Culture is more than just what you think it is, even if you were raised in a culture where most people are polite and use proper grammar. What is culture? Culture is the umbrella term that encompasses all the beliefs, attitudes, arts, behaviors, customs, laws, talents, and skills of the people in those cultures, as well as their knowledge, values, practices, and institutions. All of this together can create an incredibly wide diversity, which can be seen in today’s world at every level of society.
In this chapter, we will explore how different forms of culture can be seen in the social relationships we have with others. Most cultures share many core aspects of their social worlds, but in different ways, and in varying degrees of depth and variety. For instance, some cultures are highly materialistic, while others are spiritual or religious. Some cultures value work more highly than others, while some are extremely nurturing and accepting of a more individualistic form of culture. In each of these cases, we will look at how the presence of these differing cultural types can shape our interpretation of the world around us, both in personal interactions and in larger contexts.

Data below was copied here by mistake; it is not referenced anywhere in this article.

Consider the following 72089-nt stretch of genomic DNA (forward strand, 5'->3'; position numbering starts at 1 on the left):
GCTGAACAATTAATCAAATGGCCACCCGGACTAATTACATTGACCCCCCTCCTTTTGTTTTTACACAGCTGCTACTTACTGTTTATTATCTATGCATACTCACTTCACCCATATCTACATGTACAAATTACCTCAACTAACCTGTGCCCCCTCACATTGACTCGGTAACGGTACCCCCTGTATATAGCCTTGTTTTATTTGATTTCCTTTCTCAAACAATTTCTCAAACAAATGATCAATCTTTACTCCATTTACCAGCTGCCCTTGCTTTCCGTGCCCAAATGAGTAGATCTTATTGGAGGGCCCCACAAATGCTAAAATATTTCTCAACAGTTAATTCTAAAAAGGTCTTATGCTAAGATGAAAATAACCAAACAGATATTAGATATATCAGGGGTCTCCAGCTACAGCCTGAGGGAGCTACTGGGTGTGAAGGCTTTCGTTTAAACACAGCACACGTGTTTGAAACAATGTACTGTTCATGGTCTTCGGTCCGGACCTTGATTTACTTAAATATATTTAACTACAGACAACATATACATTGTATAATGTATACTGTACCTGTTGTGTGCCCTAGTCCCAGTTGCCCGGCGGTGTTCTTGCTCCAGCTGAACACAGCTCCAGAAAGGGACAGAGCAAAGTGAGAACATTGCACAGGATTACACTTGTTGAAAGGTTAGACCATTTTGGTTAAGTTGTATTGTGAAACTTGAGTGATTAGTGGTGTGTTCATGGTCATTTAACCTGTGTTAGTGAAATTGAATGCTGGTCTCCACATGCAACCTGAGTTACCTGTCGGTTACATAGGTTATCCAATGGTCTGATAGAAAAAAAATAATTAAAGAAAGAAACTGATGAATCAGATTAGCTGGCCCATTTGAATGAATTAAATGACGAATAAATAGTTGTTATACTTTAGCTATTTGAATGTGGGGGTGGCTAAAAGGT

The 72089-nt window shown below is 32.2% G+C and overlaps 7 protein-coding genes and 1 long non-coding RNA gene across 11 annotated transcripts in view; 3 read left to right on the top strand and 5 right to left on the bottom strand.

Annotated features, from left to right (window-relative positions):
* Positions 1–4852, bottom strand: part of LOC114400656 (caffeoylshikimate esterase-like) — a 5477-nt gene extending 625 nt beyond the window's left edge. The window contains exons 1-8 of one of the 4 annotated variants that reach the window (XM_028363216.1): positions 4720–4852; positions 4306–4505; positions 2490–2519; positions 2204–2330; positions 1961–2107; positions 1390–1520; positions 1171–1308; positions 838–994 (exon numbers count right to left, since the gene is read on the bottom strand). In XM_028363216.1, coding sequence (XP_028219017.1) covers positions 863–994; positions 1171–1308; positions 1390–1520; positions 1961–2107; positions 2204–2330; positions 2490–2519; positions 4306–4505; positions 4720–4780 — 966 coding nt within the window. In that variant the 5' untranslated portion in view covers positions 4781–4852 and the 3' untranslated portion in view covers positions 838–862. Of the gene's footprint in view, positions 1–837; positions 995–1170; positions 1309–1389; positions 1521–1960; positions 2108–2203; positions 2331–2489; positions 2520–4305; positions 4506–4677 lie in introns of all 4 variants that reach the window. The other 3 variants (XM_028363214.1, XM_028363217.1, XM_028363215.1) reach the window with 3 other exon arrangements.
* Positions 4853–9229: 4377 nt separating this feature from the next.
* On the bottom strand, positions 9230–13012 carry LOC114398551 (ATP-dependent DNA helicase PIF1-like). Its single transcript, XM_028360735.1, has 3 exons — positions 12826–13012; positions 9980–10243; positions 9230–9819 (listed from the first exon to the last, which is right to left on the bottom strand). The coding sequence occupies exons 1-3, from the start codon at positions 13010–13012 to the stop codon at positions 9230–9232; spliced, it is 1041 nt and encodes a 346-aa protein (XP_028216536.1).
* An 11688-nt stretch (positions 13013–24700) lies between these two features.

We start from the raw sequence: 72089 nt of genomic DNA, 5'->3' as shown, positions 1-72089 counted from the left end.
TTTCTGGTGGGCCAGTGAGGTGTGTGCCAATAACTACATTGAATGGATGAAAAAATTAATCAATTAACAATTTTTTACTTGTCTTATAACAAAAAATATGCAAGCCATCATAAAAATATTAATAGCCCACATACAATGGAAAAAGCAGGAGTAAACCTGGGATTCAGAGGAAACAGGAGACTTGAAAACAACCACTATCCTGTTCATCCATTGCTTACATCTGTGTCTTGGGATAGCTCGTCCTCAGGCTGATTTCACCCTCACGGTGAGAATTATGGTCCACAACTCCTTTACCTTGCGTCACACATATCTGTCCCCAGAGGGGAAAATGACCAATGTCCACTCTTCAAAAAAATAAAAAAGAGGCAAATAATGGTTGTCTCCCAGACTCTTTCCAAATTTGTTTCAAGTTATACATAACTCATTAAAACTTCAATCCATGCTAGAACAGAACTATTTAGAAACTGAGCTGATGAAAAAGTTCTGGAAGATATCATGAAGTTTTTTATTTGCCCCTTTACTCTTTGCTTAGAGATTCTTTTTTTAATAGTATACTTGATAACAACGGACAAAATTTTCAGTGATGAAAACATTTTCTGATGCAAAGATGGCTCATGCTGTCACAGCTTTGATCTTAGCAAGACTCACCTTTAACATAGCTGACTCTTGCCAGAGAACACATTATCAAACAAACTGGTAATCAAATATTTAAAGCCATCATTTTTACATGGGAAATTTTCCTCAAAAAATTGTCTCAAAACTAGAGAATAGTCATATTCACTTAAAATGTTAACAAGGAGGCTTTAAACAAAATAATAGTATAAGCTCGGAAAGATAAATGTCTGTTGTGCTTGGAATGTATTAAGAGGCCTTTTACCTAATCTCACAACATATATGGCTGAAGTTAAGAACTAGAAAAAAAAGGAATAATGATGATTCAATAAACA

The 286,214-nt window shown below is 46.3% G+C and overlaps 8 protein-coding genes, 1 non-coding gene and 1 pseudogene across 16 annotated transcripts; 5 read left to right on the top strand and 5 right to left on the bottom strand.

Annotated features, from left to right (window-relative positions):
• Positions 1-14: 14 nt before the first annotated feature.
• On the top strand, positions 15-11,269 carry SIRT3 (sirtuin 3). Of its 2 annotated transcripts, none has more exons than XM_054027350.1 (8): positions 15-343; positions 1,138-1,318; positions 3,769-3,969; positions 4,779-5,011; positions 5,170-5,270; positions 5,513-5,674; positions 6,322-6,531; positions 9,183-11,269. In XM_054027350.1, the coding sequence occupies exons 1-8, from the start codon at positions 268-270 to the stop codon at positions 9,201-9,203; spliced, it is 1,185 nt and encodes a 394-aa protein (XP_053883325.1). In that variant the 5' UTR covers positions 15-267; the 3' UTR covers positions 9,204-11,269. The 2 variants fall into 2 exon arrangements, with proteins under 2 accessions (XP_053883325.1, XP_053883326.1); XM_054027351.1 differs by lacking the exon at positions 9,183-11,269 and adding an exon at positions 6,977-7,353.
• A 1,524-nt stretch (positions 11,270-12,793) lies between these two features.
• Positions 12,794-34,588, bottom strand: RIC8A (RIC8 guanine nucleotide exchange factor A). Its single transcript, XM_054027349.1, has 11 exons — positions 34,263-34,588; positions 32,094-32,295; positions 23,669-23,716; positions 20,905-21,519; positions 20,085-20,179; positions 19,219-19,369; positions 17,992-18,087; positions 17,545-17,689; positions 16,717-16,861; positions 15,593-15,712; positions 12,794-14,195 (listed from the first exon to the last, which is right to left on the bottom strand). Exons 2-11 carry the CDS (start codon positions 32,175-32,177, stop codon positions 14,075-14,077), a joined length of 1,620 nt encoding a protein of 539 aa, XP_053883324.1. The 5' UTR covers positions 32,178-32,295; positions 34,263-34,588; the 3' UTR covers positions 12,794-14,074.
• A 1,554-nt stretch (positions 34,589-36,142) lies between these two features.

Finally, I will suggest a way to bridge the culture gap through the study of culture in cognitive science. This discipline has, for many decades, been fascinated by the phenomenon of human psychology, especially the phenomenon of cultural transmission, which refers to the process by which cultural values and beliefs influence the way we think and behave. The current research on the nature of culture can provide important insights into the process of cultural transmission, which provides significant evidence for many of the accounts presented here, especially for models of human cultural psychology. The research on culture in cognitive science provides a rich source of information about the human mind and the process of cultural evolution.